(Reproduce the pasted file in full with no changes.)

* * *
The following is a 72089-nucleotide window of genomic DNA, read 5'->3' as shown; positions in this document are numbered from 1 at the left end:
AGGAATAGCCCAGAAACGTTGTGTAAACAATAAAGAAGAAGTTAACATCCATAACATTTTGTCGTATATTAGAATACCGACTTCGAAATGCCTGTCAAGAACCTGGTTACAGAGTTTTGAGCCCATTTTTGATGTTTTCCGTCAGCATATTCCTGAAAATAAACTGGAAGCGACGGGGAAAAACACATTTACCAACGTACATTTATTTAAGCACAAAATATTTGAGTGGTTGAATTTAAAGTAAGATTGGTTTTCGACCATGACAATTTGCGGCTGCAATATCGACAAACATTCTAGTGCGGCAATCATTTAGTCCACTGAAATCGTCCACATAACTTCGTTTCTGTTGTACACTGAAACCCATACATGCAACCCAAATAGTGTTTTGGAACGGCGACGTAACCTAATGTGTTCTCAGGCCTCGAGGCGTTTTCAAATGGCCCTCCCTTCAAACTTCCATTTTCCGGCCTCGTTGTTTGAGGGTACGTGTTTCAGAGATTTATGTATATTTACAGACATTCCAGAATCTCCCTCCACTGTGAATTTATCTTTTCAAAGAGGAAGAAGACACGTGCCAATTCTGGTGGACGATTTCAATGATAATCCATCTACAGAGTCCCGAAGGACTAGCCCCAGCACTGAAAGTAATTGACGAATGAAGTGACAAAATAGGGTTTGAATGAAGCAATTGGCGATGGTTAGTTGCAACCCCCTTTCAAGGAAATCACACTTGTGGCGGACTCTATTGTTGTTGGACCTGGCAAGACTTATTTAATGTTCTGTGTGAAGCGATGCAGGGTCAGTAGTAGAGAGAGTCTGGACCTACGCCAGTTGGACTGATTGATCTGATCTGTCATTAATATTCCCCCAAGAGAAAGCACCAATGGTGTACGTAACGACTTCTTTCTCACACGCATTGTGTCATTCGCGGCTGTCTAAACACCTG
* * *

The following is a 72089-nucleotide window of genomic DNA, read 5'->3' as shown; positions in this document are numbered from 1 at the left end:
AGGAATAGCCCAGAAACGTTGTGTAAACAATAAAGAAGAAGTTAACATCCATAACATTTTGTCGTATATTAGAATACCGACTTCGAAATGCCTGTCAAGAACCTGGTTACAGAGTTTTGAGCCCATTTTTGATGTTTTCCGTCAGCATATTCCTGAAAATAAACTGGAAGCGACGGGGAAAAACACATTTACCAACGTACATTTATTTAAGCACAAAATATTTGAGTGGTTGAATTTAAAGTAAGATTGGTTTTCGACCATGACAATTTGCGGCTGCAATATCGACAAACATTCTAGTGCGGCAATCATTTAGTCCACTGAAATCGTCCACATAACTTCGTTTCTGTTGTACACTGAAACCCATACATGCAACCCAAATAGTGTTTTGGAACGGCGACGTAACCTAATGTGTTCTCAGGCCTCGAGGCGTTTTCAAATGGCCCTCCCTTCAAACTTCCATTTTCCGGCCTCGTTGTTTGAGGGTACGTGTTTCAGAGATTTATGTATATTTACAGACATTCCAGAATCTCCCTCCACTGTGAATTTATCTTTTCAAAGAGGAAGAAGACACGTGCCAATTCTGGTGGACGATTTCAATGATAATCCATCTACAGAGTCCCGAAGGACTAGCCCCAGCACTGAAAGTAATTGACGAATGAAGTGACAAAATAGGGTTTGAATGAAGCAATTGGCGATGGTTAGTTGCAACCCCCTTTCAAGGAAATCACACTTGTGGCGGACTCTATTGTTGTTGGACCTGGCAAGACTTATTTAATGTTCTGTGTGAAGCGATGCAGGGTCAGTAGTAGAGAGAGTCTGGACCTACGCCAGTTGGACTGATTGATCTGATCTGTCATTAATATTCCCCCAAGAGAAAGCACCAATGGTGTACGTAACGACTTCTTTCTCACACGCATTGTGTCATTCGCGGCTGTCTAAACACCTG